Monday, October 3, 2011
Goddesses in the Dirt: Zainab al-Hosni
Goddesses in the Dirt: Issue #20: Zainab al-Hosni
I recently learned the gut-wrenching story of this beautiful woman who lived in the city of Homs, Syria. Her brother, Mohammad, was a well-known activist who spoke out against the current government regime. On July 27th, Zainab al-Hosni was abducted by what were believed to be members of a plain-clothes security force, with the apparent aim of pressuring her brother to turn himself in. A phone call from her captors warned him that she would only be released if he ceased his anti-regime protests.
Mohammad was arrested on September 10 and held at a Political Security office in Homs. Three days later his mother was summoned to retrieve his body from a local hospital. The body showed signs of torture, including cigarette burns as well as multiple gunshot wounds to the arm, leg and chest. While she was at the hospital, the mother discovered the fate of her missing daughter: her body was at the same morgue. She had been decapitated, her arms cut off and her body partially skinned. The mother was not permitted to bring her daughter home until four days later and was made to sign a document stating that her children had been kidnapped and abducted by an armed gang.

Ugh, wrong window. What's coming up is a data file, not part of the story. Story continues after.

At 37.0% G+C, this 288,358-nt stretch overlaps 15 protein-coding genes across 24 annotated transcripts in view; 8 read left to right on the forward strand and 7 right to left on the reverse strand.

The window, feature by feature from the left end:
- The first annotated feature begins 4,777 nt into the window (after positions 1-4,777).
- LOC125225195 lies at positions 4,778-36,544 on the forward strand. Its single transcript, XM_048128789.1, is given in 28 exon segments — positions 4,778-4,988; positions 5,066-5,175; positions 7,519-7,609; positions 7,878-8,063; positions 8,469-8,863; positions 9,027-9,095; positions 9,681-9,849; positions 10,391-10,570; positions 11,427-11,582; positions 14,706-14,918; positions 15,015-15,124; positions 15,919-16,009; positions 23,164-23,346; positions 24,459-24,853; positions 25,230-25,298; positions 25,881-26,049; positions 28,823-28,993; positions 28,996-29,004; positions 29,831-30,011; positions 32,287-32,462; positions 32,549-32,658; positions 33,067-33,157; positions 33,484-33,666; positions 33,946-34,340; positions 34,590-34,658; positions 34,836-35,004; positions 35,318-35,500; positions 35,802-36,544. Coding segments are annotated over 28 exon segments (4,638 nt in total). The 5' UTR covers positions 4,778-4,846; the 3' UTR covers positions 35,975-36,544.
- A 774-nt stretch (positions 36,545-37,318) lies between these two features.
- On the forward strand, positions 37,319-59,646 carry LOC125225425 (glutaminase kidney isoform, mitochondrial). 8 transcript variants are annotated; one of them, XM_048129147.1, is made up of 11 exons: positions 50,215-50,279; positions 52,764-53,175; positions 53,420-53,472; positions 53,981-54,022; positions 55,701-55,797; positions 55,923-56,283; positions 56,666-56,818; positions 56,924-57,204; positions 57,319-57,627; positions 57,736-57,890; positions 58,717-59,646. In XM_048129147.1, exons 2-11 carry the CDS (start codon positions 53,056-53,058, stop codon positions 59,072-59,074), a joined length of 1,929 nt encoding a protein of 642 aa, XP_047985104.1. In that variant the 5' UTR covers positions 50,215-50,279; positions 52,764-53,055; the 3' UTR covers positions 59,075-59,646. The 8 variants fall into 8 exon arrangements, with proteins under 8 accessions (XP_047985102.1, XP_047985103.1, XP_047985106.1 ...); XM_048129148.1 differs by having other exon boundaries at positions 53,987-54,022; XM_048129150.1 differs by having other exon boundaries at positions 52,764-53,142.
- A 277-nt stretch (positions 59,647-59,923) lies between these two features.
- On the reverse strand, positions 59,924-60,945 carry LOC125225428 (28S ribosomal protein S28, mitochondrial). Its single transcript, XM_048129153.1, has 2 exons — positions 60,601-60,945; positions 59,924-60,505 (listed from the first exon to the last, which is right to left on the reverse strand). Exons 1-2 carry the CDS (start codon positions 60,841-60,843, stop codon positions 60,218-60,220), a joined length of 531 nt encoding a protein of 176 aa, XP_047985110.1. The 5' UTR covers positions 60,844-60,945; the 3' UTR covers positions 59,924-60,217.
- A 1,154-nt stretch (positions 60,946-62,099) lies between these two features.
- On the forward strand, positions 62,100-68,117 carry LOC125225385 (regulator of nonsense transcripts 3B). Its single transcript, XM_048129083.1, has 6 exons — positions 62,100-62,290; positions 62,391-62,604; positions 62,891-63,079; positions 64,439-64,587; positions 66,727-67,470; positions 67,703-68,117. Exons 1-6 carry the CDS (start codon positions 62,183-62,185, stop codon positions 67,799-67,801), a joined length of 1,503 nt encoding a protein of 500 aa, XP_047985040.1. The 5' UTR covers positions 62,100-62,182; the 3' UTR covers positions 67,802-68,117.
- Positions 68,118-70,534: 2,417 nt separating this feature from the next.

Homs is made up primarily of Sunni Muslims, but Christians and Alawites, a sect which supports President Bashar al-Assad, also live in the city. Ongoing protests have strained relationships between these communities: those suspected of being informants are being assassinated in the rising violence, and some fear the region could dissolve into civil war.
Zainab and Mohammad join a list of more than 2,220 individuals who have died working towards reform in the current Syrian regime. Thousands more have been arrested and many are being held at unknown locations at risk of torture or death. The people of Syria deserve what everyone on earth seeks: to live a life of peace and freedom with dignity. The eternal question remains unanswered:
Why must they suffer for wanting that?
After Zainab was buried, women held a protest in her home town. Chanting, "Syria wants freedom" they called Zainab "the flower of Syria." One woman held up a sign, 'Rejoice in eternal paradise' and another vowed:
'They plucked the flower. After me, a bud will rise up.'